Yes. It takes a whole lot of time, commitment and some finance to have babies and raise children. Perhaps for some, it takes a whole village to raise a family!
|Image extracted from http://www.straitstimes.com/breaking-news/singapore/story/bigger-baby-bonus-and-medisave-grants-under-marriage-and-parenthood-me|
Having children is ultimately, a very personal decision between man and wife. When I got married at 25, having children were not in my cards. Somehow, after a year or two living together in our tiny 3 room flat, there was a need to complete our marriage - have a baby! There was no "reward" to entice us in making the decision to have a child. Isn't it supposed to be a natural want when you decide to be married?
I don't remember it being a difficult decision to make with my husband to have a child. We've always had the mindset of "crossing the bridge when we get to it". We took challenges in our stride and thankfully, we have been able to cross the many hurdles that we faced together to raise our family.
|My daughter came along in 2002. We "enjoyed" the very first baby bonus scheme given by the government. Minimal, if compared to what is given to the younger families these days.|
There's no denial that it will be tough on the financial aspects in the beginning with another mouth to feed. However, isn't raising a family about sacrifices? Fortunate are those that are/will be born with a silver spoon. For the middle income family, there will be a need to compromise on our lifestyle. We've always had to think twice (if not 4 times!) between a want and a need. We've stayed positive throughout our parenting journey and knowing that things would only get better (thinking worst would not help), it keeps us moving on with our lives.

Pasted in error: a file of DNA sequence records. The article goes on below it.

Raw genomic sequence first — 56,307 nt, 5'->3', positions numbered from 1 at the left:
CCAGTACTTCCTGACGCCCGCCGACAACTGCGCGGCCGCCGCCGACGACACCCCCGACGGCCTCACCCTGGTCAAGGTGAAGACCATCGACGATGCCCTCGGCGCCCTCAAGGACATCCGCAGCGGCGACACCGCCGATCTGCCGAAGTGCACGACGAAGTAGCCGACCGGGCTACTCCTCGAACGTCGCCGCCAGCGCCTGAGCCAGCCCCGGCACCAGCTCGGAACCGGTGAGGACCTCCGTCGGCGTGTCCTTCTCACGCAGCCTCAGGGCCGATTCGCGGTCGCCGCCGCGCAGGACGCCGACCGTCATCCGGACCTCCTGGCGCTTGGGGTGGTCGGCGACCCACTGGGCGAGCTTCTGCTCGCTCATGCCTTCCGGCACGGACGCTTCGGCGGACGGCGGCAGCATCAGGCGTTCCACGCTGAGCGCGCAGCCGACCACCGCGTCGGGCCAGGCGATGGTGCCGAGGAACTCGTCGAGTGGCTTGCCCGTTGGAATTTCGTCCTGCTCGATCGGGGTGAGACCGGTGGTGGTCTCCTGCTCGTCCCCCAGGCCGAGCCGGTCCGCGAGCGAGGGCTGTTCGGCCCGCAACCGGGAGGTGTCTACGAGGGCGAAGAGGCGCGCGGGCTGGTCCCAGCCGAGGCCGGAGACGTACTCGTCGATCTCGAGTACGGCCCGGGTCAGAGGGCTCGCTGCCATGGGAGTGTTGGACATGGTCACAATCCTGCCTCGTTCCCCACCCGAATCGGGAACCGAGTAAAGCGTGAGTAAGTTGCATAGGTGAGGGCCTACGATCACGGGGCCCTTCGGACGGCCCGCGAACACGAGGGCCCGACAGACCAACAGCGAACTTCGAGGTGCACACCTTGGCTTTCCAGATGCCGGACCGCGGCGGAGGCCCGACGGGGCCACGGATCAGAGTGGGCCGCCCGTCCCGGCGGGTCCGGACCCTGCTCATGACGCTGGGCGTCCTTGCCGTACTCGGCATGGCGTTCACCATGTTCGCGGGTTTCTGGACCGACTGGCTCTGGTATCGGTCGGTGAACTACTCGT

All in all, I feel that baby bonuses and increased paternity leave (yay for the daddies - no doubt!) are only temporal. It should not be a factor for couples to plan on having more babies because we are not looking at having "short term kids"!
It would be really great though, if the government would broaden their focus on all families with children below 16 years of age - on the rising costs of education and health. I think this would be more useful and beneficial for all of us than a one time cash outlay.
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